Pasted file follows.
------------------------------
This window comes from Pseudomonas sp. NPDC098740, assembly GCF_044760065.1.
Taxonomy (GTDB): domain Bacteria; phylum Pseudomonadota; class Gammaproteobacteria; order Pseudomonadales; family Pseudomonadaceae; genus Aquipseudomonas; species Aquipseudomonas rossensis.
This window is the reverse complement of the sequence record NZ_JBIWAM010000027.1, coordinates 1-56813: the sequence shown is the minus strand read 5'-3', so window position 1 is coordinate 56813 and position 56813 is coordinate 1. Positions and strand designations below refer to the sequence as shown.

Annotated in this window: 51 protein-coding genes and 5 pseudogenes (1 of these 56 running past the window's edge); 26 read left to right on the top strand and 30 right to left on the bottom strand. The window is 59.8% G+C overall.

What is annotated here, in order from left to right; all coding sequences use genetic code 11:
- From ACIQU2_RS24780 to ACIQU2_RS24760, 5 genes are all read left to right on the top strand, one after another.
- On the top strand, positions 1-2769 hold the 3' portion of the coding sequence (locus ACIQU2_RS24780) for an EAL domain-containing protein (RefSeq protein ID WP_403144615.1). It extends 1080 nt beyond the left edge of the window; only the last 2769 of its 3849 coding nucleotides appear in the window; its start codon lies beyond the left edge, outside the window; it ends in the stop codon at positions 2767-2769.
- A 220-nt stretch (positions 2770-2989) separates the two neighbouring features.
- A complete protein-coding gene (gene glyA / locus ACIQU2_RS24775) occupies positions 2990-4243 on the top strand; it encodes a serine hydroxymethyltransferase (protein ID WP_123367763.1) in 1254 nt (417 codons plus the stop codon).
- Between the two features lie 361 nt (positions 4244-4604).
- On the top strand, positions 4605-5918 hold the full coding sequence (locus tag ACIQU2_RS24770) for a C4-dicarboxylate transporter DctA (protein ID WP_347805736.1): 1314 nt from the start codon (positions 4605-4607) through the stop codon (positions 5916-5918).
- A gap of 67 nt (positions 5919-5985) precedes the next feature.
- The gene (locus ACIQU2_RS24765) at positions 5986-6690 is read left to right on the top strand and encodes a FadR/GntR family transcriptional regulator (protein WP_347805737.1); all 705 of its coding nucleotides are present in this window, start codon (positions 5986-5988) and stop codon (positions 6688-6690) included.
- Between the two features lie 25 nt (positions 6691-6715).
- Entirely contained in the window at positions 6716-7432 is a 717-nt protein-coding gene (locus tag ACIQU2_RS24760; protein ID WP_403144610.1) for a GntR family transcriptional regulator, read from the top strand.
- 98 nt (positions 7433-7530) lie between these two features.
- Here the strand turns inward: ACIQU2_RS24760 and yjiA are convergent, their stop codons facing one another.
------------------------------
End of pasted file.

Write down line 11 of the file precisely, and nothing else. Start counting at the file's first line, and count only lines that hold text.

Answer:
- On the top strand, positions 4605-5918 hold the full coding sequence (locus tag ACIQU2_RS24770) for a C4-dicarboxylate transporter DctA (protein ID WP_347805736.1): 1314 nt from the start codon (positions 4605-4607) through the stop codon (positions 5916-5918).